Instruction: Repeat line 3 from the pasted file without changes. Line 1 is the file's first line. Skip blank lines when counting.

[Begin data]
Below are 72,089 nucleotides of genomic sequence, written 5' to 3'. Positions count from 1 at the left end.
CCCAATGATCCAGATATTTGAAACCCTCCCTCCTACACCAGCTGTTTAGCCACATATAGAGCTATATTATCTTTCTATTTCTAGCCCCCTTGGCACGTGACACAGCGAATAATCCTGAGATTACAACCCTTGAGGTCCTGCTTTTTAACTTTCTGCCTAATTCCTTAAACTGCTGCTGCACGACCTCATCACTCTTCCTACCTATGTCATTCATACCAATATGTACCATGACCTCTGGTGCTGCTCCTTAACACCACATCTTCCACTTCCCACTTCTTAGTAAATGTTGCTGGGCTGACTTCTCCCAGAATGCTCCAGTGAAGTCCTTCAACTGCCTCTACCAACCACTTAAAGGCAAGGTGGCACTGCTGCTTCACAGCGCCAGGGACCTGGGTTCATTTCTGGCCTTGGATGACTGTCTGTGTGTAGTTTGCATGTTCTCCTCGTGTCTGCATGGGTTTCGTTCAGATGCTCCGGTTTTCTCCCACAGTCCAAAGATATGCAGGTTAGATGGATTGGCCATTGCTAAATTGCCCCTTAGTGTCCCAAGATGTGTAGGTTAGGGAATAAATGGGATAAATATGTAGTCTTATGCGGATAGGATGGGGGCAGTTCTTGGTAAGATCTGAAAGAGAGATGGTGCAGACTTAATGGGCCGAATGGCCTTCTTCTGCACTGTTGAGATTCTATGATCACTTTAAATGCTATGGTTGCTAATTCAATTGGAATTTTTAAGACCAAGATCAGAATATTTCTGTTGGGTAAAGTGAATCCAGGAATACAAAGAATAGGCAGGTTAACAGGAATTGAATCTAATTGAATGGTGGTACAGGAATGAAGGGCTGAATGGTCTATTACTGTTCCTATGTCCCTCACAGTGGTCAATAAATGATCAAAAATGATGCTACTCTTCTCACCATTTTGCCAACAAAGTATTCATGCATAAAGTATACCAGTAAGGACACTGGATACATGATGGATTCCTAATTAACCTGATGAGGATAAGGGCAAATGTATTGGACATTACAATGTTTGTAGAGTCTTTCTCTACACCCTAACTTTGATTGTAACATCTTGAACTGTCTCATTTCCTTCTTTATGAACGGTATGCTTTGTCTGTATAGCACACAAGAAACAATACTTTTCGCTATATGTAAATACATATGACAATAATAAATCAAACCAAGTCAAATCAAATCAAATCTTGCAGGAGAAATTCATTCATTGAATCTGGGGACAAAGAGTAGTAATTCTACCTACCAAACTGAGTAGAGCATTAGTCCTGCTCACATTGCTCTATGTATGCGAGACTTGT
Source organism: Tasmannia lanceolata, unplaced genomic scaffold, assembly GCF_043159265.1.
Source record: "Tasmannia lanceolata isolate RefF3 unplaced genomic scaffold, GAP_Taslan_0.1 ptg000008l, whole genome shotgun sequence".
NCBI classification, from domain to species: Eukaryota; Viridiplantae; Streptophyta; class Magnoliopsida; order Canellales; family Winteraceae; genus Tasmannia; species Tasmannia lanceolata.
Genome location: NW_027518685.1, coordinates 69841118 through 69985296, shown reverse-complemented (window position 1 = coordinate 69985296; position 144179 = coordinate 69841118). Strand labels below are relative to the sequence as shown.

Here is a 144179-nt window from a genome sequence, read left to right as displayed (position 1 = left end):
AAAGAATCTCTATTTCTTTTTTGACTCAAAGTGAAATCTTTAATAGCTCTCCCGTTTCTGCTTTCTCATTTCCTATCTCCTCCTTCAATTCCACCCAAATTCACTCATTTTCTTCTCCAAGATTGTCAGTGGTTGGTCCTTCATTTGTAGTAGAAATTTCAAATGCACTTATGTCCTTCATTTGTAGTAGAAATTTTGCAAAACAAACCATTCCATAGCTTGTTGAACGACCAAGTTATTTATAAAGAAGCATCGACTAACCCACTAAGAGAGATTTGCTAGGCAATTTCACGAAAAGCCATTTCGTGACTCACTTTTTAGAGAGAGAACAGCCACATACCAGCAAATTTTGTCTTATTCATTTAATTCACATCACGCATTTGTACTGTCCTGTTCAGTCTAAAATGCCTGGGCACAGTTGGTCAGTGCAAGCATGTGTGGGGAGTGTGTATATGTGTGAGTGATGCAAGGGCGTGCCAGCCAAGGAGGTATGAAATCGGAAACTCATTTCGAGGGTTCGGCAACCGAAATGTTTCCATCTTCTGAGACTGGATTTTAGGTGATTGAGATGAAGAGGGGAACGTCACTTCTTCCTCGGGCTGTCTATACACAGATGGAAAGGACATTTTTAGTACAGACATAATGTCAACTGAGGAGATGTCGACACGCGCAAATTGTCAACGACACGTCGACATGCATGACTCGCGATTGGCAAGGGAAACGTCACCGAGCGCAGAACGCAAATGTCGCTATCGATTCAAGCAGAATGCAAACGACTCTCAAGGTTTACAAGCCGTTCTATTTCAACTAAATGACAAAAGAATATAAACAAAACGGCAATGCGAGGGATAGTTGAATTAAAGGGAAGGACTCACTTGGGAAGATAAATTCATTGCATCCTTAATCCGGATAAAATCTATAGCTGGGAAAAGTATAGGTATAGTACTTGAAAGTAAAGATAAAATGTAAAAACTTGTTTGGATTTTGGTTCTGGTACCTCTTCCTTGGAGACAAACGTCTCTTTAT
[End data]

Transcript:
Source organism: Tasmannia lanceolata, unplaced genomic scaffold, assembly GCF_043159265.1.